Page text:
In tendering process, guaranteed saving are usually one of the economically most advantageous offer criteria. Guaranteed quality, energy saving targets and maintenance saving are guaranteed by contractual agreement that defines all roles, responsibilities and rights of contractual parties in detail.

Minimum savings that must be achieved are determined during the first analysis by the consultants based on the detail energy audit and road classification study. Guaranteed savings are often economically most advantageous offer criteria and are set in contract. Real savings are being determined during the whole contract duration and compared with guaranteed savings in order to remuneration harmonisation.

For public lighting projects, savings are determined mostly based on the installed load reduction. This is measured before refurbishment (detail energy audit) and after refurbishment as a part of regular periodic verification for the whole time of the contract duration.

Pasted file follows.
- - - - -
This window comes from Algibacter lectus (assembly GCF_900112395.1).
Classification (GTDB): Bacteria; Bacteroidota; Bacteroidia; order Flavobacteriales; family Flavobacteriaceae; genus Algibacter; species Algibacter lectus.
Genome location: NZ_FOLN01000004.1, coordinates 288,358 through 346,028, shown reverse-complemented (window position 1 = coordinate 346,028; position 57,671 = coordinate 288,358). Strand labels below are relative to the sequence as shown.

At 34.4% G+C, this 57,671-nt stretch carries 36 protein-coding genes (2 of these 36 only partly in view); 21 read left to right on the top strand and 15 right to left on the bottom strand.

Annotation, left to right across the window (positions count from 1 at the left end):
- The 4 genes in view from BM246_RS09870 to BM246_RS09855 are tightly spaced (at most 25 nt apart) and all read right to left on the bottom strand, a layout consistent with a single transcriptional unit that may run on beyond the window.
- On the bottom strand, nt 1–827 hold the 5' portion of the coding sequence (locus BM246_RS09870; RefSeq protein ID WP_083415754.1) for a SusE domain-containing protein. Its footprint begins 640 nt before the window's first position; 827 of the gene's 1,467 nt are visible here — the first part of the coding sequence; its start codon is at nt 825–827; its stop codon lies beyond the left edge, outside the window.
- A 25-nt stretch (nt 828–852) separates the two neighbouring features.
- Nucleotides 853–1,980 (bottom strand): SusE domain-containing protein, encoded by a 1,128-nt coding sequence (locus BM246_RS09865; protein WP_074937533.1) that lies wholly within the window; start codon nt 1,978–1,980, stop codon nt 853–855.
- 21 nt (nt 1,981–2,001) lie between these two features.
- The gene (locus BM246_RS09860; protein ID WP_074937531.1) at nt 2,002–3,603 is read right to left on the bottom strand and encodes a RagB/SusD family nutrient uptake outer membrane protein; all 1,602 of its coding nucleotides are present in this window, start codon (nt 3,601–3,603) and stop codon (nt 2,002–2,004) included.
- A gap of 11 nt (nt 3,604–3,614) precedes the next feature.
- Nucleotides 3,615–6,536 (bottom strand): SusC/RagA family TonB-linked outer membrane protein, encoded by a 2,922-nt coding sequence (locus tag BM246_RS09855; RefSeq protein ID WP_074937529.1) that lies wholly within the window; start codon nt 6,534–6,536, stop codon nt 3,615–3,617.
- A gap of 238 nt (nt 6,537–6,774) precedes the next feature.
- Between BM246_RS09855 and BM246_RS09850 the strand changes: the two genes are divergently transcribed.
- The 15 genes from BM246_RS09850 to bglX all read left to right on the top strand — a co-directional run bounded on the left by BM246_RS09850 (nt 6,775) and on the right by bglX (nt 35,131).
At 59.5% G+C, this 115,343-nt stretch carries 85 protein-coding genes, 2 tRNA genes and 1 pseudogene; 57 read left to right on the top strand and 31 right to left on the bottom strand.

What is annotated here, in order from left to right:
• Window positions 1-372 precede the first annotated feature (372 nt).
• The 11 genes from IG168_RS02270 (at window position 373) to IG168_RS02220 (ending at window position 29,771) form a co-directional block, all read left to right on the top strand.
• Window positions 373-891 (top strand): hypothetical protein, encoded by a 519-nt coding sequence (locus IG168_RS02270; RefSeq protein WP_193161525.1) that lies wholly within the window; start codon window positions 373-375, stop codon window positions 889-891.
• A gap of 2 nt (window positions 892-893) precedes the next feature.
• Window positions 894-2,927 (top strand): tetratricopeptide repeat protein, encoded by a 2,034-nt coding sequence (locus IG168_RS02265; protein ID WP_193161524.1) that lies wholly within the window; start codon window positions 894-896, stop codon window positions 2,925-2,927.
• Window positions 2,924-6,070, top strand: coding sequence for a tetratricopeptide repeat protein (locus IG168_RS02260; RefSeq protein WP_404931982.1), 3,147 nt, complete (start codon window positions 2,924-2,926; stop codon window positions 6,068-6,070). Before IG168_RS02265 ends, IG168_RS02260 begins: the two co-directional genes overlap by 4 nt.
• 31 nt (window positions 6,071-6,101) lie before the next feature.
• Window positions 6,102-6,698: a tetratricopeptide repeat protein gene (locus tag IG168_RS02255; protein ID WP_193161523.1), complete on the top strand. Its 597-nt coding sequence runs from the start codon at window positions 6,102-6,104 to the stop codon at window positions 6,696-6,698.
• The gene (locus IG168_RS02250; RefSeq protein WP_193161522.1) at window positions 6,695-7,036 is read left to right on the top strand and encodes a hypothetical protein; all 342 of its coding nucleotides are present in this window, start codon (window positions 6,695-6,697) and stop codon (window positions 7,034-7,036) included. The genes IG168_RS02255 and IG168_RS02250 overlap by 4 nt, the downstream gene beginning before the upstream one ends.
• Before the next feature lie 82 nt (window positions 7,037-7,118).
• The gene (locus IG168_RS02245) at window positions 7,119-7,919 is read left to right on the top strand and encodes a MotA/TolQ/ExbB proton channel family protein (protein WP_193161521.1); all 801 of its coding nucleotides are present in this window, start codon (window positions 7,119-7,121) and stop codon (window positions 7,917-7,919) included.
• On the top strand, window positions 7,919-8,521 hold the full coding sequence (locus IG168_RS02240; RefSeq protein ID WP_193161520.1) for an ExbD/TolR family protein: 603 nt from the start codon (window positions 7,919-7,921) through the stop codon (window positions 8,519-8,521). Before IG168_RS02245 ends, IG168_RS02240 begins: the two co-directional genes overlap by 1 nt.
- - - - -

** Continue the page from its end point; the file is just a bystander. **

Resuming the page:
Difference between guaranteed energy savings costs and renumeration should be constant during the whole contract period. If savings are lower than guaranteed, then renumeration decreases for the same amount.

Current inventory and costs (before refurbishment) are used as baseline. Additional luminaires lead to higher investment costs and downgrading the energy savings (additional consumer when compared to baseline). Energy savings that are going to be achieved are usually not enough to cover this additional cost, so this means that usually within the PLaaS scope is only replacement of existing luminaires.

Current inventory and costs (before refurbishment) are used as baseline. Additional luminaires lead to higher investment costs and downgrading the energy savings (additional consumer when compared to baseline). Energy savings that are going to be achieved are usually not enough to cover this additional cost, so this means that usually within the PLaaS scope is only replacement of existing luminaires.